Starting next year on February 1, 2024, federally regulated employees may be entitled to more when their employment is terminated. Industries such as air transport, banks, postal services, radio and TV broadcasting, railway and road transport, port services, First Nations band councils, or any business that is integral to the operation of one of the above fall under the Canada Labour Code (“the Code”) and must abide by federal rules and regulations. That means that if you are employed in one of these industries, and your workplace fails to keep up with these changes, you could be getting less than…

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You Earned that Bonus! (Even if You’ve Been Fired)

By Employment Law

Many employees receive bonuses from their employers, whether it is a small amount for the holidays or a significant sum. In fields such as sales, that “bonus” can account for everything an employee earns above minimum wage.    This means that many employees depend on their bonus as part of their overall compensation package to cover both expected expenses, such as a Christmas bonus earmarked for presents, or unexpected ones, such as car trouble. If you are depending on a bonus, it can be devastating if you’re fired and don’t receive it.    Many employees incorrectly believe they are not…

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No Holds Barred When a “Wins at All Costs” divorce strategy Means Costs Awarded

By Employment Law, Good Faith

S. v. A. – https://www.canlii.org/en/on/onsc/doc/2022/2022onsc55/2022onsc55.html Divorce is an emotional time for all parties involved. Even in the most amicable cases, there will be tensions, a lot of which are created by the fear of what your ex might do now that you are no longer functioning as a unit.  Despite the best efforts of the parties, these emotions extend to any children involved. Worse, however, is when one side isn’t putting in any effort at all. Then, the emotional damage can be catastrophic.  Hurt feelings and anger towards your former spouse may tempt you to adopt a “win at all…

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Workplace Investigations Guide for Employees

By Employment Law

As an employee, you are entitled to a safe and healthy workplace. Harassment or an unsafe working environment is never acceptable. When an incident occurs, or a complaint is made, a workplace investigation is almost always required. This brief guide will provide an overview of what to expect when a workplace investigation takes place.  Step One: Complaint If you notice there is a health and safety problem in your workplace, your first step is to report it to your employer. If you are experiencing or notice incidents of workplace harassment, you can also report that to your employer. Employers are…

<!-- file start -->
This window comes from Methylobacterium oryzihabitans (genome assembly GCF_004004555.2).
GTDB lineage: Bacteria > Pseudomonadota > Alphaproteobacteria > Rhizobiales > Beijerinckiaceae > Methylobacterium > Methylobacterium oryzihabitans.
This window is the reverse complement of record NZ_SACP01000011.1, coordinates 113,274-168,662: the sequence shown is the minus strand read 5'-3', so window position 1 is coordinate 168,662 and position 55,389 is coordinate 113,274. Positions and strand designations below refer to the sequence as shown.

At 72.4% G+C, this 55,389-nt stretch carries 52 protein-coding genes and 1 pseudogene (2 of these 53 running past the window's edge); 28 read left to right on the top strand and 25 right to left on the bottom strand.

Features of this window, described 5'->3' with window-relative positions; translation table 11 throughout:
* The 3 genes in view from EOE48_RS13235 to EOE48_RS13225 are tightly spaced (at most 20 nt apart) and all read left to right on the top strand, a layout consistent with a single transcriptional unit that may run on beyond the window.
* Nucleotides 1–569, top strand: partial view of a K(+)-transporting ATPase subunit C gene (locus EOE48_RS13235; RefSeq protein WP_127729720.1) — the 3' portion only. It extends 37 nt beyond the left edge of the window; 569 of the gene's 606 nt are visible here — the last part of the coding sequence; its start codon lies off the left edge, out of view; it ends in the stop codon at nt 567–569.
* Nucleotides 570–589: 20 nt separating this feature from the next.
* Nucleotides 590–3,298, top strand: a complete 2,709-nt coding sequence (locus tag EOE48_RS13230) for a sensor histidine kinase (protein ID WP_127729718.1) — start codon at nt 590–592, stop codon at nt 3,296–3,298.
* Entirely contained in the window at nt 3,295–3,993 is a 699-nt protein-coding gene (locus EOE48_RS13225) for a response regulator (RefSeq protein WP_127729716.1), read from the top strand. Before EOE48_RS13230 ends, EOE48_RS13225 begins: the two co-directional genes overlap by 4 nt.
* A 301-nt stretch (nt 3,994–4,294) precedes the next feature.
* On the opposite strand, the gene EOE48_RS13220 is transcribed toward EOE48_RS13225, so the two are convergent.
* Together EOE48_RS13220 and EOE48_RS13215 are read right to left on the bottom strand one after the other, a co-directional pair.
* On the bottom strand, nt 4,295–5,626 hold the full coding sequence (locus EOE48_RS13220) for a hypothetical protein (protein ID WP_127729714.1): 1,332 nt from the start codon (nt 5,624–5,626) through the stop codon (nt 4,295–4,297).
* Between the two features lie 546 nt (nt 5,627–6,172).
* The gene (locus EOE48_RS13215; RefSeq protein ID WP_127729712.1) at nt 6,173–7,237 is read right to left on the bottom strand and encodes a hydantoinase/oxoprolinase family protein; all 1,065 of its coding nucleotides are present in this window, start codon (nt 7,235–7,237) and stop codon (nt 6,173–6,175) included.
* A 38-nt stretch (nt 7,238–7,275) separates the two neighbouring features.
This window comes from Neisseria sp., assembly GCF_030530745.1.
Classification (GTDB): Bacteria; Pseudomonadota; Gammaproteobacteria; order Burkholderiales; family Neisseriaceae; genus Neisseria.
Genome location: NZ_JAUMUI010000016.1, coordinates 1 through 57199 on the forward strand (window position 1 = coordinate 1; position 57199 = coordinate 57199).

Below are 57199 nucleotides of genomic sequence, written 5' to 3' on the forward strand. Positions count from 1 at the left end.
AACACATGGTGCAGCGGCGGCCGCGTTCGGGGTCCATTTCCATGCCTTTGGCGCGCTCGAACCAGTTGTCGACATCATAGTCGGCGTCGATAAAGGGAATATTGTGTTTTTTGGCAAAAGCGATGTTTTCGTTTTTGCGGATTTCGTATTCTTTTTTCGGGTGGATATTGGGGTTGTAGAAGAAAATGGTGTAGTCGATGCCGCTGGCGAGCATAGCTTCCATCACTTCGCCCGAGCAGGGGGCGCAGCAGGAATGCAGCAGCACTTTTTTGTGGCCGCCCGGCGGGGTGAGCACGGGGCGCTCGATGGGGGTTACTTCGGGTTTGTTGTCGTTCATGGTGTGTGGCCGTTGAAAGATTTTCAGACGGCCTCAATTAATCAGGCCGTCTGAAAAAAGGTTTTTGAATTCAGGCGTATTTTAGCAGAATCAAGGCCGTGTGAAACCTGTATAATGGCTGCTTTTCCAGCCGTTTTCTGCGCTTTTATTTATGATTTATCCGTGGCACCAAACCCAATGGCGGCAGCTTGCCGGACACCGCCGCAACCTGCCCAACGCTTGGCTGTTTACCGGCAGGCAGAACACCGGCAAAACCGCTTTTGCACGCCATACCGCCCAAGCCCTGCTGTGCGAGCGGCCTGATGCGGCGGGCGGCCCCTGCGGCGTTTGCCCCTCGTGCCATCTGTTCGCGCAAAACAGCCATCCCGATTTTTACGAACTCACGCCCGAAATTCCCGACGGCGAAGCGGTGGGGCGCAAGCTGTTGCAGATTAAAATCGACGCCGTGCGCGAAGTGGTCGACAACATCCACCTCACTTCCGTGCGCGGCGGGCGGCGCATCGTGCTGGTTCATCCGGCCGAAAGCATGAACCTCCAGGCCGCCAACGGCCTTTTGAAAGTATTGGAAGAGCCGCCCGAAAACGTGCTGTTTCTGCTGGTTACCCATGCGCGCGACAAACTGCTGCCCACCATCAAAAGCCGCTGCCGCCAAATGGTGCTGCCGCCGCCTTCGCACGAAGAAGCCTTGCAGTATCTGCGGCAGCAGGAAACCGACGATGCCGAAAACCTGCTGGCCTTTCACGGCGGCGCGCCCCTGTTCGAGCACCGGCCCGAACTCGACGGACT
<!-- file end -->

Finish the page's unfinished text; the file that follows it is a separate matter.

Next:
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Your employer owes you respect even at the time of termination

By Employment Law, Good Faith

Being fired from your job is unpleasant. Even worse if your employer fires you in a way that is humiliating, or cruel. However, if your employer kicks you on the way out, they can be punished for this later by the Courts.  One former employee in the recent case, Pohl v Hudson’s Bay Company, was awarded $45,000 in moral damages for his employers handling of his termination and $10,000 in punitive damages, on top of the 24 months’ notice period he was already entitled to. What are Moral and Punitive Damages? Every termination is understandably painful. However in rare circumstances,…

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Workplace harassment complaints and reprisals

By Employment Law

If you are experiencing harassment in the workplace, there might be a few worries holding you back from making a complaint to your employer. Will your employer punish you for making a complaint? Will they reduce your hours or stop considering you for a promotion? Will they fire you?   Consider seeking advice from an employment lawyer before you make a complaint. Together you can strategize on how to best communicate your concerns to your employer. You can also ensure that if your employer tries to retaliate later, you will be prepared.   The Occupational Health and Safety Act (“OHSA”) doesn’t only…